Jeron Artest has a picture of his father’s NBA championship ring on his Facebook page.
He knows if it wasn’t for Metta World Peace providing him the chance to develop his game and travel, he wouldn’t be at Phoenix Hillcrest Prep, where the 6-foot-3 sophomore guard is winding down a season in which he is averaging 12 points, five rebounds, 3.5 assists and 1.9 steals.
Artest’s name is famous — whether his dad is remembered as Metta World Peace, who hit a 3-pointer to help the Lakers win an NBA title in 2010, or as Artest the menace who went into the stands in Detroit while playing for the Pacers.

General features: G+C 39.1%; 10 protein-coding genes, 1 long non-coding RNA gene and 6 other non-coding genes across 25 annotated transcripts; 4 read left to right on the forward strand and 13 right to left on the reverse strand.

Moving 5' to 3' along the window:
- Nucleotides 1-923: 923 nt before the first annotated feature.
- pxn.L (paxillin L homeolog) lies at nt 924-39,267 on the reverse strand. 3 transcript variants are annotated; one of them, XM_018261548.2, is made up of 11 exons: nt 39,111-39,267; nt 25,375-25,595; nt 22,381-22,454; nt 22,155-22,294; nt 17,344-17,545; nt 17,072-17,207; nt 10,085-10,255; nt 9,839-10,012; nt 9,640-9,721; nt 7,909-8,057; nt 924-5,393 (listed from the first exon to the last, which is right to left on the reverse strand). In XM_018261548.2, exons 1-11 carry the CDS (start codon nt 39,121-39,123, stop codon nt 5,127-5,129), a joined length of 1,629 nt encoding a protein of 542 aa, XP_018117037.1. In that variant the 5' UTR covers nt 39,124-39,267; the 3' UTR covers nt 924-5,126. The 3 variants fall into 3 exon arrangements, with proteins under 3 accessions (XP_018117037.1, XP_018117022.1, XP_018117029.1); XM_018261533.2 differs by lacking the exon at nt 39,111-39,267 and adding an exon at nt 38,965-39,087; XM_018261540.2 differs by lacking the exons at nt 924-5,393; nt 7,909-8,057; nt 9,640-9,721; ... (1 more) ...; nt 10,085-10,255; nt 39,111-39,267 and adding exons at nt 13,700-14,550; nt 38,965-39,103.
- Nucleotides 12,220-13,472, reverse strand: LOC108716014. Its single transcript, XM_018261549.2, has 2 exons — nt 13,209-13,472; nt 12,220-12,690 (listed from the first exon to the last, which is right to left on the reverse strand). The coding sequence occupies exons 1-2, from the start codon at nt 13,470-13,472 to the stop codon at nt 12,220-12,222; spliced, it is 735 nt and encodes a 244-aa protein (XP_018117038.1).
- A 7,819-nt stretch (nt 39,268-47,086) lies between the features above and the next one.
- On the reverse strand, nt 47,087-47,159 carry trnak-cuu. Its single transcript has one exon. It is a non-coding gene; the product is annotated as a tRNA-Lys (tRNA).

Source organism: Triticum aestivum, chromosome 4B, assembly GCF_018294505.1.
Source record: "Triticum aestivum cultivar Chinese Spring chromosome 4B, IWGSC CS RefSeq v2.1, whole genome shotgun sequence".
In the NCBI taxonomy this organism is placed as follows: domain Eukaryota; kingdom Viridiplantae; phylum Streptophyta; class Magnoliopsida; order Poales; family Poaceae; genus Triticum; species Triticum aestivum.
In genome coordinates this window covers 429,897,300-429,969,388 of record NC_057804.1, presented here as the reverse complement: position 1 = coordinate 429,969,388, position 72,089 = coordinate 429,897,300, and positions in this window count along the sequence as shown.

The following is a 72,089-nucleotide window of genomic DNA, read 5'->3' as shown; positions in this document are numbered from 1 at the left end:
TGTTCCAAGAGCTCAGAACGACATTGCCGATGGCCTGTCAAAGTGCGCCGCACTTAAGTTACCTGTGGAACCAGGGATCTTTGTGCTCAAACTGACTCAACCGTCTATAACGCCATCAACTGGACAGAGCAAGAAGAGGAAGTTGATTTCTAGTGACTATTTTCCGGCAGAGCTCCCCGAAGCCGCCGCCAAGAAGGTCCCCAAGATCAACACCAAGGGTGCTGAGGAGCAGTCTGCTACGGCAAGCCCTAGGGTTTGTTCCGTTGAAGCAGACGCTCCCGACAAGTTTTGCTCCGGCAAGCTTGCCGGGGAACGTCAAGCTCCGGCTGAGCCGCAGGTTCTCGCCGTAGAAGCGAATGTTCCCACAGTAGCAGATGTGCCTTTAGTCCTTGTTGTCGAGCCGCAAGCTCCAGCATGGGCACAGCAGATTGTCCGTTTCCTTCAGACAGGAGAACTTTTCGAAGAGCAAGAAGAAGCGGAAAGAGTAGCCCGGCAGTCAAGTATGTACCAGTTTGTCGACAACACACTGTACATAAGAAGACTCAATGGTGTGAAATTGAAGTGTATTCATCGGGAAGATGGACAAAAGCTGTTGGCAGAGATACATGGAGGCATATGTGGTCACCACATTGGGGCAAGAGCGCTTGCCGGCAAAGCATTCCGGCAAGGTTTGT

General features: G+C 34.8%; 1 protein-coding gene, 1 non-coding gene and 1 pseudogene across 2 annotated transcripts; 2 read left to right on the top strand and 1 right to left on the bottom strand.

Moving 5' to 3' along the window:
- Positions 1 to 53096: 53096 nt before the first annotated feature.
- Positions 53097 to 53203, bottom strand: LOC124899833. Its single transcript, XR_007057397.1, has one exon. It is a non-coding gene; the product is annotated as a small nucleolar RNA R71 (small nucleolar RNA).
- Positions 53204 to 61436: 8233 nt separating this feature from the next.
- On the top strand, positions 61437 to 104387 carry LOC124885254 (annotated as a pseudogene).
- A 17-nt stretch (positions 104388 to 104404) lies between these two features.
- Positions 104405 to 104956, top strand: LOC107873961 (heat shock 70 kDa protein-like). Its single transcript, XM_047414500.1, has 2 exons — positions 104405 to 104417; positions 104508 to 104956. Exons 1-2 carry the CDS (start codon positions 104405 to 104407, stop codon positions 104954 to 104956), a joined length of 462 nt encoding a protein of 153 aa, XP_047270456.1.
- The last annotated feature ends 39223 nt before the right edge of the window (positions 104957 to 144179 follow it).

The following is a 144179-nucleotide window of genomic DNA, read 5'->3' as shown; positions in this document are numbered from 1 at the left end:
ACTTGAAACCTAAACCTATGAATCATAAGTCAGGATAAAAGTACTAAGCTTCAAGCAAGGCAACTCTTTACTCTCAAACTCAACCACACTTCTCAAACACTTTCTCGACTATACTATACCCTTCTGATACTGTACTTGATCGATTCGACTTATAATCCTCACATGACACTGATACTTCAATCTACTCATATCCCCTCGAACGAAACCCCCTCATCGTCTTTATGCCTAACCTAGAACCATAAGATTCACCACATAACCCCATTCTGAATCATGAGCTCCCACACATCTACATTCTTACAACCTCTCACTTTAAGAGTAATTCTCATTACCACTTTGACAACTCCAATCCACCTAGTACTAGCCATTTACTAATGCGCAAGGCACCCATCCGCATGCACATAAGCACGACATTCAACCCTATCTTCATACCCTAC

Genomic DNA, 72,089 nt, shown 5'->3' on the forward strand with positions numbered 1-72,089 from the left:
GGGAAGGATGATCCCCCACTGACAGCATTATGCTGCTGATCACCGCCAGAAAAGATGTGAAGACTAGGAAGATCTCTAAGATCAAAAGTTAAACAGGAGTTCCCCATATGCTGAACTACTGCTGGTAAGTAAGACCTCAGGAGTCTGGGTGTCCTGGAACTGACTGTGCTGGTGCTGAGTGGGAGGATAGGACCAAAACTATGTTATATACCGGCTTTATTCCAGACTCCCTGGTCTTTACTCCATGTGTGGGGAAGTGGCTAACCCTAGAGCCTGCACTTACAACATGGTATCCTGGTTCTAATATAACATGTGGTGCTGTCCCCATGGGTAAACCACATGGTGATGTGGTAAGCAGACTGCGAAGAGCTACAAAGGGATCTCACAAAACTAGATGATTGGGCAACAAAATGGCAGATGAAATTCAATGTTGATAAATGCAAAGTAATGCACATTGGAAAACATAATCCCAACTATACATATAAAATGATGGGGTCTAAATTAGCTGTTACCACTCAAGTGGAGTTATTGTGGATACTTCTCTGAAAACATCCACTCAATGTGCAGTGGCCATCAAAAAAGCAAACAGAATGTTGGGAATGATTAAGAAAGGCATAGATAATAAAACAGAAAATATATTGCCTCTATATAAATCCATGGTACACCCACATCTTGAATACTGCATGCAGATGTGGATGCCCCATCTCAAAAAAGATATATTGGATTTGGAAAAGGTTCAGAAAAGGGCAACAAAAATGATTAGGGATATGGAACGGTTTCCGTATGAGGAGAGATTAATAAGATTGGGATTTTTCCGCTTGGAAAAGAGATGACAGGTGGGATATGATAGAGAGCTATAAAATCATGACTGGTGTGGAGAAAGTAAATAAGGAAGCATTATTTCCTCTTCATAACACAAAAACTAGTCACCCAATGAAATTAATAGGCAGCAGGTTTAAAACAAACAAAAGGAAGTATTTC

But Jeron Artest is his own person.
When he was 12, he developed his own mobile game app called Jeronimo. In his LinkedIn profile, Artest says he is “interested in integrating centralized concepts with the power of decentralized blockchains.”
World Peace calls his son a CEO, who is invested into four businesses. But at the end of the day, he calls him, “a hell of a basketball player.”
“He can do anything he wants,” World Peace said of his son. “He’s a very active investor, a straight-A student. He could go to MIT, Yale, Harvard. He can go to any school he wants. He can play basketball at any school in the country.”